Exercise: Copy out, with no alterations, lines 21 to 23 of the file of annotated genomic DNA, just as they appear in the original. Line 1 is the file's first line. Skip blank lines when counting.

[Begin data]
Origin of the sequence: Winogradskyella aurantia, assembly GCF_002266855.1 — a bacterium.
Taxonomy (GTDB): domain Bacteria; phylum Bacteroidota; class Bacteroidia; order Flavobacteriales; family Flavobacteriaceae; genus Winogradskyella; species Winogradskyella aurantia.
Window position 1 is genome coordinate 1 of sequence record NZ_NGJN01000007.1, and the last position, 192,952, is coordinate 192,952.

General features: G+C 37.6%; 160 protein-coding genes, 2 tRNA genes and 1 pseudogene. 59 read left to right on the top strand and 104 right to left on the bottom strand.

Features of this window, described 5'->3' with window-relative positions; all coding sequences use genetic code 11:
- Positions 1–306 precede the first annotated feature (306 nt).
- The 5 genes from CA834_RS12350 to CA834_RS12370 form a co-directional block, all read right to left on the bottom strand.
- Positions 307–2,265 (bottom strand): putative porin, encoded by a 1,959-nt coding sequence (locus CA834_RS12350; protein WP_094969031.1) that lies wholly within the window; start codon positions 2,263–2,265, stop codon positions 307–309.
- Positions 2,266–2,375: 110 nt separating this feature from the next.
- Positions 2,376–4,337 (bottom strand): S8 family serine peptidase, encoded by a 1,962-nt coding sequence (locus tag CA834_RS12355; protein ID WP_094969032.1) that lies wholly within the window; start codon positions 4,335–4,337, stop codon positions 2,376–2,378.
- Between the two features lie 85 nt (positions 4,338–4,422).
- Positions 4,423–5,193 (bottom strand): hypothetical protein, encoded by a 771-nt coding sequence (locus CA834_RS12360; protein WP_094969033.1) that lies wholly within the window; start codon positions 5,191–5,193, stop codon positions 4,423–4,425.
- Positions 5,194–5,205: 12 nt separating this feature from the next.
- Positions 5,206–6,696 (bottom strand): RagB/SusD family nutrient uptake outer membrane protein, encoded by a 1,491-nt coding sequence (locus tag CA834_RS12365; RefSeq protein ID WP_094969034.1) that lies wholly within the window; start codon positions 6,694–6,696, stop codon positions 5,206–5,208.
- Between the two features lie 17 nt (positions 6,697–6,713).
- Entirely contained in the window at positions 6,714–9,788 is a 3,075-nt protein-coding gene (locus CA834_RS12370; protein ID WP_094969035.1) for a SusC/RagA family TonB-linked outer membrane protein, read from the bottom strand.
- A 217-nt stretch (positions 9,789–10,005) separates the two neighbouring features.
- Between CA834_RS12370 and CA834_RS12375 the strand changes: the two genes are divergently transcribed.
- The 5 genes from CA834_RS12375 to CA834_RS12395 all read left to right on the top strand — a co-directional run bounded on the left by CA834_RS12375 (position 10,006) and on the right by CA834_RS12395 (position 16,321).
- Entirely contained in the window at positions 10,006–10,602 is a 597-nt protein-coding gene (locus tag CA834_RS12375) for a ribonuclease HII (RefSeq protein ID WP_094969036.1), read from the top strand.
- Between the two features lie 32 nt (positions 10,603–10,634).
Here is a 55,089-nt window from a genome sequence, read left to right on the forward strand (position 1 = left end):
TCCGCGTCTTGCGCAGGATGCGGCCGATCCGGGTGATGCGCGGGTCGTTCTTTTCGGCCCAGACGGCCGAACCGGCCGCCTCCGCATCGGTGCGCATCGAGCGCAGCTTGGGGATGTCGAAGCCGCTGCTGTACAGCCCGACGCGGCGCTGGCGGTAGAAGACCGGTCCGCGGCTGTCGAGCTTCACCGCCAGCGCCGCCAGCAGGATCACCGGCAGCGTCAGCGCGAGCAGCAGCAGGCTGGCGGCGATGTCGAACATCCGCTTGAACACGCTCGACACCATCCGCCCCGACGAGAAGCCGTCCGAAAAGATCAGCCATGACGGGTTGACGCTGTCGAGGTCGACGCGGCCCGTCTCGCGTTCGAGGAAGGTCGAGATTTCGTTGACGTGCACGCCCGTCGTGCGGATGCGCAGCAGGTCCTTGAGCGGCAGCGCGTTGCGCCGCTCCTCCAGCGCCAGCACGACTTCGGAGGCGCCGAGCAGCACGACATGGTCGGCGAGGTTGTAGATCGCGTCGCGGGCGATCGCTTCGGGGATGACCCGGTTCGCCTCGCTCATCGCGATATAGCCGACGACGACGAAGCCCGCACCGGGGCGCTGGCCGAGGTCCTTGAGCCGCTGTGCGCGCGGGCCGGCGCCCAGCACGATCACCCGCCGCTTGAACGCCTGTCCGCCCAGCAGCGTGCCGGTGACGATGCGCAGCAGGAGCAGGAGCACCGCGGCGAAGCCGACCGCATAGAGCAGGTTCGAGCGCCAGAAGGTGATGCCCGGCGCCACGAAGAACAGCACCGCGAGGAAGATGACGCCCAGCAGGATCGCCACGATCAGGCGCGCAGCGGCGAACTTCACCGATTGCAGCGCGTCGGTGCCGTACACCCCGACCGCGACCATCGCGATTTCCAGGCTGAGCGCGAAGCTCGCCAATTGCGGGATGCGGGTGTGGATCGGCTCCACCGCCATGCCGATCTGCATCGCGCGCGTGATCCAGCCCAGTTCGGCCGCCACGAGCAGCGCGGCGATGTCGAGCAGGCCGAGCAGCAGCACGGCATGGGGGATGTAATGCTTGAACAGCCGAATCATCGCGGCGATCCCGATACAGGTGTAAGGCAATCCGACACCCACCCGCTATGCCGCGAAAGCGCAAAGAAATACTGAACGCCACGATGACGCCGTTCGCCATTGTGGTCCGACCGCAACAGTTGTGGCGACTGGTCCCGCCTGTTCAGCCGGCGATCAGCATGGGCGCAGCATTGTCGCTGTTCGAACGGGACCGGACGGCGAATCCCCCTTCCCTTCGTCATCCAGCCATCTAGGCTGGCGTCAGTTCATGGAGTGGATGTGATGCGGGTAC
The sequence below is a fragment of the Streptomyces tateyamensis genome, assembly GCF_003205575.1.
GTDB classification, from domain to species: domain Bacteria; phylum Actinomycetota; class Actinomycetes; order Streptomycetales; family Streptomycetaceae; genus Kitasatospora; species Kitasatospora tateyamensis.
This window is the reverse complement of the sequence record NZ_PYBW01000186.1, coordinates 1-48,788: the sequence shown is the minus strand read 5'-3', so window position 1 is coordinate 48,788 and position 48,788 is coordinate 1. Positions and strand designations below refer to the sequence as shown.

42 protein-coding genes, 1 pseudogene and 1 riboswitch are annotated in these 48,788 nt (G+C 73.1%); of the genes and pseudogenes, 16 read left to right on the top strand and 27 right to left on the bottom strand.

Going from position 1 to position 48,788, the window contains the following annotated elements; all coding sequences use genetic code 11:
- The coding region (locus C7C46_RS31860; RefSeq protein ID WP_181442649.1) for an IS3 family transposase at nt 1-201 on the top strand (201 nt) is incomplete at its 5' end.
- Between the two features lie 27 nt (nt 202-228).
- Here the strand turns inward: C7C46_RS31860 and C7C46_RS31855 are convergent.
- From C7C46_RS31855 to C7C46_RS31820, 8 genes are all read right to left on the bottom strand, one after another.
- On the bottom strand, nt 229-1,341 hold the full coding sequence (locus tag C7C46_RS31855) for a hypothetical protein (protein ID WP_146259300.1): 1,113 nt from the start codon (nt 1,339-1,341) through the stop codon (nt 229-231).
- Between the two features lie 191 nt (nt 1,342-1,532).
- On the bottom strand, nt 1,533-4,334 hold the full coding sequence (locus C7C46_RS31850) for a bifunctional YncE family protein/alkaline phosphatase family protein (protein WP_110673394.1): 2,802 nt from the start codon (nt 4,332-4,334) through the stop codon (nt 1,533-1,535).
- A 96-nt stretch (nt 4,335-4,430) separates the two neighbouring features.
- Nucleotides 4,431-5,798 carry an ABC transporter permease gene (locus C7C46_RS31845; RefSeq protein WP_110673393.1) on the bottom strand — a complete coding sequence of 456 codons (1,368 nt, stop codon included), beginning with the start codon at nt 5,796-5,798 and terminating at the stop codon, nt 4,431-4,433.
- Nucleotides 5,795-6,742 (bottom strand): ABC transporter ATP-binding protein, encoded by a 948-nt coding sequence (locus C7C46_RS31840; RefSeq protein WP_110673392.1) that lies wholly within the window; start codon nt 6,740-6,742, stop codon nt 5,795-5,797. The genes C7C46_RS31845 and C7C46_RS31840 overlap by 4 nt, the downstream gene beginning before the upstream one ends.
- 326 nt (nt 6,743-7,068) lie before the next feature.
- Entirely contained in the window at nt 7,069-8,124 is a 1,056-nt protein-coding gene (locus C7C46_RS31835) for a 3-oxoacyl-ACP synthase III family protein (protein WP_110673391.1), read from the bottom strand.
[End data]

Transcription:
- Between the two features lie 32 nt (positions 10,603–10,634).
Here is a 55,089-nt window from a genome sequence, read left to right on the forward strand (position 1 = left end):
TCCGCGTCTTGCGCAGGATGCGGCCGATCCGGGTGATGCGCGGGTCGTTCTTTTCGGCCCAGACGGCCGAACCGGCCGCCTCCGCATCGGTGCGCATCGAGCGCAGCTTGGGGATGTCGAAGCCGCTGCTGTACAGCCCGACGCGGCGCTGGCGGTAGAAGACCGGTCCGCGGCTGTCGAGCTTCACCGCCAGCGCCGCCAGCAGGATCACCGGCAGCGTCAGCGCGAGCAGCAGCAGGCTGGCGGCGATGTCGAACATCCGCTTGAACACGCTCGACACCATCCGCCCCGACGAGAAGCCGTCCGAAAAGATCAGCCATGACGGGTTGACGCTGTCGAGGTCGACGCGGCCCGTCTCGCGTTCGAGGAAGGTCGAGATTTCGTTGACGTGCACGCCCGTCGTGCGGATGCGCAGCAGGTCCTTGAGCGGCAGCGCGTTGCGCCGCTCCTCCAGCGCCAGCACGACTTCGGAGGCGCCGAGCAGCACGACATGGTCGGCGAGGTTGTAGATCGCGTCGCGGGCGATCGCTTCGGGGATGACCCGGTTCGCCTCGCTCATCGCGATATAGCCGACGACGACGAAGCCCGCACCGGGGCGCTGGCCGAGGTCCTTGAGCCGCTGTGCGCGCGGGCCGGCGCCCAGCACGATCACCCGCCGCTTGAACGCCTGTCCGCCCAGCAGCGTGCCGGTGACGATGCGCAGCAGGAGCAGGAGCACCGCGGCGAAGCCGACCGCATAGAGCAGGTTCGAGCGCCAGAAGGTGATGCCCGGCGCCACGAAGAACAGCACCGCGAGGAAGATGACGCCCAGCAGGATCGCCACGATCAGGCGCGCAGCGGCGAACTTCACCGATTGCAGCGCGTCGGTGCCGTACACCCCGACCGCGACCATCGCGATTTCCAGGCTGAGCGCGAAGCTCGCCAATTGCGGGATGCGGGTGTGGATCGGCTCCACCGCCATGCCGATCTGCATCGCGCGCGTGATCCAGCCCAGTTCGGCCGCCACGAGCAGCGCGGCGATGTCGAGCAGGCCGAGCAGCAGCACGGCATGGGGGATGTAATGCTTGAACAGCCGAATCATCGCGGCGATCCCGATACAGGTGTAAGGCAATCCGACACCCACCCGCTATGCCGCGAAAGCGCAAAGAAATACTGAACGCCACGATGACGCCGTTCGCCATTGTGGTCCGACCGCAACAGTTGTGGCGACTGGTCCCGCCTGTTCAGCCGGCGATCAGCATGGGCGCAGCATTGTCGCTGTTCGAACGGGACCGGACGGCGAATCCCCCTTCCCTTCGTCATCCAGCCATCTAGGCTGGCGTCAGTTCATGGAGTGGATGTGATGCGGGTAC